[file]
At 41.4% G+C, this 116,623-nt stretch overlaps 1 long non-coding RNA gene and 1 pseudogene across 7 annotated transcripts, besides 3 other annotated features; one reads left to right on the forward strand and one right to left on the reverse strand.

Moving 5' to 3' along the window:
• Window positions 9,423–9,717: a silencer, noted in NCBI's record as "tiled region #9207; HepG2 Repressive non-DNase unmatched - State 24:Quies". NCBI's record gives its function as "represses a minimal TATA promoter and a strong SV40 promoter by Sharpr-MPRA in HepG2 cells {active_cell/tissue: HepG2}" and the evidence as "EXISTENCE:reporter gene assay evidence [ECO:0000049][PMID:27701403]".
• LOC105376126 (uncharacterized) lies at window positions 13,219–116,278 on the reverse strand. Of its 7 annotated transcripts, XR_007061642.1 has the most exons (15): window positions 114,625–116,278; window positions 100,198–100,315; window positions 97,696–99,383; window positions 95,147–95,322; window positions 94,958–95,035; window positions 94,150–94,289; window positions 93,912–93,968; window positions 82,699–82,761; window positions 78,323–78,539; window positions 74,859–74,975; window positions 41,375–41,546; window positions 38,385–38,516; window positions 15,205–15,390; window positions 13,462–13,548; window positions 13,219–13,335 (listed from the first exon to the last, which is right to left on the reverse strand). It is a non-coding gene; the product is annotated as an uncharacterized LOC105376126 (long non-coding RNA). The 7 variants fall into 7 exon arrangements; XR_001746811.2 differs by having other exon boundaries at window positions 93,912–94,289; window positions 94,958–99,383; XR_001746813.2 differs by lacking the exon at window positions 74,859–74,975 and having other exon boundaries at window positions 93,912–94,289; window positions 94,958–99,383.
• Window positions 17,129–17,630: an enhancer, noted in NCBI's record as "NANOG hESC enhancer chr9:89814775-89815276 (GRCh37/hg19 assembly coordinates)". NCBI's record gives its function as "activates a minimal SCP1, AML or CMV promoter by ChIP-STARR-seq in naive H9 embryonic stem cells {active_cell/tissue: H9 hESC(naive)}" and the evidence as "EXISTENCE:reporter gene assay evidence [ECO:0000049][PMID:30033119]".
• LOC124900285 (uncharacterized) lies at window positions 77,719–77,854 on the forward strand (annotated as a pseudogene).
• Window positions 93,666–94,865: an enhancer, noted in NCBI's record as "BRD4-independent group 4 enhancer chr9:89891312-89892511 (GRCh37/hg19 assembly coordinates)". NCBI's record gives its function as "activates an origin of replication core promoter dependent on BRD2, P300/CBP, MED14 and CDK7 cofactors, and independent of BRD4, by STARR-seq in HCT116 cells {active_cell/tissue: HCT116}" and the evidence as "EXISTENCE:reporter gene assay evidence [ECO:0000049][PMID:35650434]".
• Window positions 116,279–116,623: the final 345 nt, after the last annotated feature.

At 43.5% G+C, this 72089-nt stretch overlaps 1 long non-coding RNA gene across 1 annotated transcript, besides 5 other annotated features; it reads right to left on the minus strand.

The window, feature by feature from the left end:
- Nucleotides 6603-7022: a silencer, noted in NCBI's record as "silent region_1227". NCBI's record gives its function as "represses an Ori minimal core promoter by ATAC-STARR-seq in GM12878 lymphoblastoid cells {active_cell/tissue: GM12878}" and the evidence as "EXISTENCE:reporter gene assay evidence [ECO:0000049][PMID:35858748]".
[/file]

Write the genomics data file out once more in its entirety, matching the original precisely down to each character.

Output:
At 41.4% G+C, this 116,623-nt stretch overlaps 1 long non-coding RNA gene and 1 pseudogene across 7 annotated transcripts, besides 3 other annotated features; one reads left to right on the forward strand and one right to left on the reverse strand.

Moving 5' to 3' along the window:
• Window positions 9,423–9,717: a silencer, noted in NCBI's record as "tiled region #9207; HepG2 Repressive non-DNase unmatched - State 24:Quies". NCBI's record gives its function as "represses a minimal TATA promoter and a strong SV40 promoter by Sharpr-MPRA in HepG2 cells {active_cell/tissue: HepG2}" and the evidence as "EXISTENCE:reporter gene assay evidence [ECO:0000049][PMID:27701403]".
• LOC105376126 (uncharacterized) lies at window positions 13,219–116,278 on the reverse strand. Of its 7 annotated transcripts, XR_007061642.1 has the most exons (15): window positions 114,625–116,278; window positions 100,198–100,315; window positions 97,696–99,383; window positions 95,147–95,322; window positions 94,958–95,035; window positions 94,150–94,289; window positions 93,912–93,968; window positions 82,699–82,761; window positions 78,323–78,539; window positions 74,859–74,975; window positions 41,375–41,546; window positions 38,385–38,516; window positions 15,205–15,390; window positions 13,462–13,548; window positions 13,219–13,335 (listed from the first exon to the last, which is right to left on the reverse strand). It is a non-coding gene; the product is annotated as an uncharacterized LOC105376126 (long non-coding RNA). The 7 variants fall into 7 exon arrangements; XR_001746811.2 differs by having other exon boundaries at window positions 93,912–94,289; window positions 94,958–99,383; XR_001746813.2 differs by lacking the exon at window positions 74,859–74,975 and having other exon boundaries at window positions 93,912–94,289; window positions 94,958–99,383.
• Window positions 17,129–17,630: an enhancer, noted in NCBI's record as "NANOG hESC enhancer chr9:89814775-89815276 (GRCh37/hg19 assembly coordinates)". NCBI's record gives its function as "activates a minimal SCP1, AML or CMV promoter by ChIP-STARR-seq in naive H9 embryonic stem cells {active_cell/tissue: H9 hESC(naive)}" and the evidence as "EXISTENCE:reporter gene assay evidence [ECO:0000049][PMID:30033119]".
• LOC124900285 (uncharacterized) lies at window positions 77,719–77,854 on the forward strand (annotated as a pseudogene).
• Window positions 93,666–94,865: an enhancer, noted in NCBI's record as "BRD4-independent group 4 enhancer chr9:89891312-89892511 (GRCh37/hg19 assembly coordinates)". NCBI's record gives its function as "activates an origin of replication core promoter dependent on BRD2, P300/CBP, MED14 and CDK7 cofactors, and independent of BRD4, by STARR-seq in HCT116 cells {active_cell/tissue: HCT116}" and the evidence as "EXISTENCE:reporter gene assay evidence [ECO:0000049][PMID:35650434]".
• Window positions 116,279–116,623: the final 345 nt, after the last annotated feature.

At 43.5% G+C, this 72089-nt stretch overlaps 1 long non-coding RNA gene across 1 annotated transcript, besides 5 other annotated features; it reads right to left on the minus strand.

The window, feature by feature from the left end:
- Nucleotides 6603-7022: a silencer, noted in NCBI's record as "silent region_1227". NCBI's record gives its function as "represses an Ori minimal core promoter by ATAC-STARR-seq in GM12878 lymphoblastoid cells {active_cell/tissue: GM12878}" and the evidence as "EXISTENCE:reporter gene assay evidence [ECO:0000049][PMID:35858748]".